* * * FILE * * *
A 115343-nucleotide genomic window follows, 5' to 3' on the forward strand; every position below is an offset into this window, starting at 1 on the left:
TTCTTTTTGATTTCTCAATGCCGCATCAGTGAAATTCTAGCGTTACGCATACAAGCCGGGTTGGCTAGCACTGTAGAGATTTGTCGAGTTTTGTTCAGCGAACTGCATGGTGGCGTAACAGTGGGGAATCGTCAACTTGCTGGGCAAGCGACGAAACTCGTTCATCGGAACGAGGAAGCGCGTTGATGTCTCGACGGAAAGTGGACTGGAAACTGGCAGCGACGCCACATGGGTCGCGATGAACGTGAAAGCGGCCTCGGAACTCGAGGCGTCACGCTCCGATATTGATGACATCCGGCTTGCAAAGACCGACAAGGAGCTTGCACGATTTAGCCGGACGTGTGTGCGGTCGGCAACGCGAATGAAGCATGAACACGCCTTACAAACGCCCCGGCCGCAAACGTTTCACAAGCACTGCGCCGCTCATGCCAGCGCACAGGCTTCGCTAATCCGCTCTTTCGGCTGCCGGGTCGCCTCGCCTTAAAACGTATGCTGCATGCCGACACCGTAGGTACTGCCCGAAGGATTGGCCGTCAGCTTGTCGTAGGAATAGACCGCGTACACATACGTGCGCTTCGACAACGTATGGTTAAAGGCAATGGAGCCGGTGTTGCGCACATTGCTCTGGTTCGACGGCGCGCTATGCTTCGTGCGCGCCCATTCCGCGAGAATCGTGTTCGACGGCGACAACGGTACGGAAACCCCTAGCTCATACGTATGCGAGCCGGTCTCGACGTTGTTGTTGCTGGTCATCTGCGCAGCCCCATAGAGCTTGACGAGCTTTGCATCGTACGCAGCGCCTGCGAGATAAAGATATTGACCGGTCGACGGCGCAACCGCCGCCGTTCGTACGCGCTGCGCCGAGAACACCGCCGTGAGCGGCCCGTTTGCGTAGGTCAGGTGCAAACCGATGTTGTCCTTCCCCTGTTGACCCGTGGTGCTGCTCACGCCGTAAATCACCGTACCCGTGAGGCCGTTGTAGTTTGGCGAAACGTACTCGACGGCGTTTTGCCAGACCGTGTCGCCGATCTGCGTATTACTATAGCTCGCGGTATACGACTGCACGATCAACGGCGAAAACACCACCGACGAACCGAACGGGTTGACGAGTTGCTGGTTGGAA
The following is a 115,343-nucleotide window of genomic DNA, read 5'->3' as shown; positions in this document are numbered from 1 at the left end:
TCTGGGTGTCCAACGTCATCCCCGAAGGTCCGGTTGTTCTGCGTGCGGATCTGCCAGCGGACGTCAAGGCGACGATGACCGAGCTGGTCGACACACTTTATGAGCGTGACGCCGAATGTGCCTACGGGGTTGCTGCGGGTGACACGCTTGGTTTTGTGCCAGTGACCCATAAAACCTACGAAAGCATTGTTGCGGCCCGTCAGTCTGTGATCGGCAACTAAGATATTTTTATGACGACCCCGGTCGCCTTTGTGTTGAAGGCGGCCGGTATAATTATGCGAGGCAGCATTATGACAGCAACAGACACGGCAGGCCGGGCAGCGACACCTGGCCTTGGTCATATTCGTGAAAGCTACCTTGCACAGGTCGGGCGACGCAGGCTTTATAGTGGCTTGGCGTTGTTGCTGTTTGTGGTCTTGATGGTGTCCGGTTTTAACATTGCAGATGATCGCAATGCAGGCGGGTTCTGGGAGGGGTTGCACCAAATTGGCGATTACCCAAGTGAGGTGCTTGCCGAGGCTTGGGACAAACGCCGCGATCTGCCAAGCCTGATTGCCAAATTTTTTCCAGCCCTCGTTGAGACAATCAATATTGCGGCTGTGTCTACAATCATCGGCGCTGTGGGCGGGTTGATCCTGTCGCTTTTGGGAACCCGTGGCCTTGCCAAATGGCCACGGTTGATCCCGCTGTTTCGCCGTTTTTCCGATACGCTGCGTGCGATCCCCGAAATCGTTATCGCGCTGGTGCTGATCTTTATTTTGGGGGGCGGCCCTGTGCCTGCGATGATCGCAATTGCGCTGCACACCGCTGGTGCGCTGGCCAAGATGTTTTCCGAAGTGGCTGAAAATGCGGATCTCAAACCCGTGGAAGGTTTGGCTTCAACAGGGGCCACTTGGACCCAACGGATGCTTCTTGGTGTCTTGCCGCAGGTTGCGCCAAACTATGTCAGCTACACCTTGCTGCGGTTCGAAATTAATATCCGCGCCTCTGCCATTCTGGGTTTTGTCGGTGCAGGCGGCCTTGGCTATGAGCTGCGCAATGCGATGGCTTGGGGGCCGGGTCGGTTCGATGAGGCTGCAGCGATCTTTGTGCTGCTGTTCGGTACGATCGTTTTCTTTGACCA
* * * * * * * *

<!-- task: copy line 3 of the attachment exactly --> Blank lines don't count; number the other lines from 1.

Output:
The following is a 115,343-nucleotide window of genomic DNA, read 5'->3' as shown; positions in this document are numbered from 1 at the left end: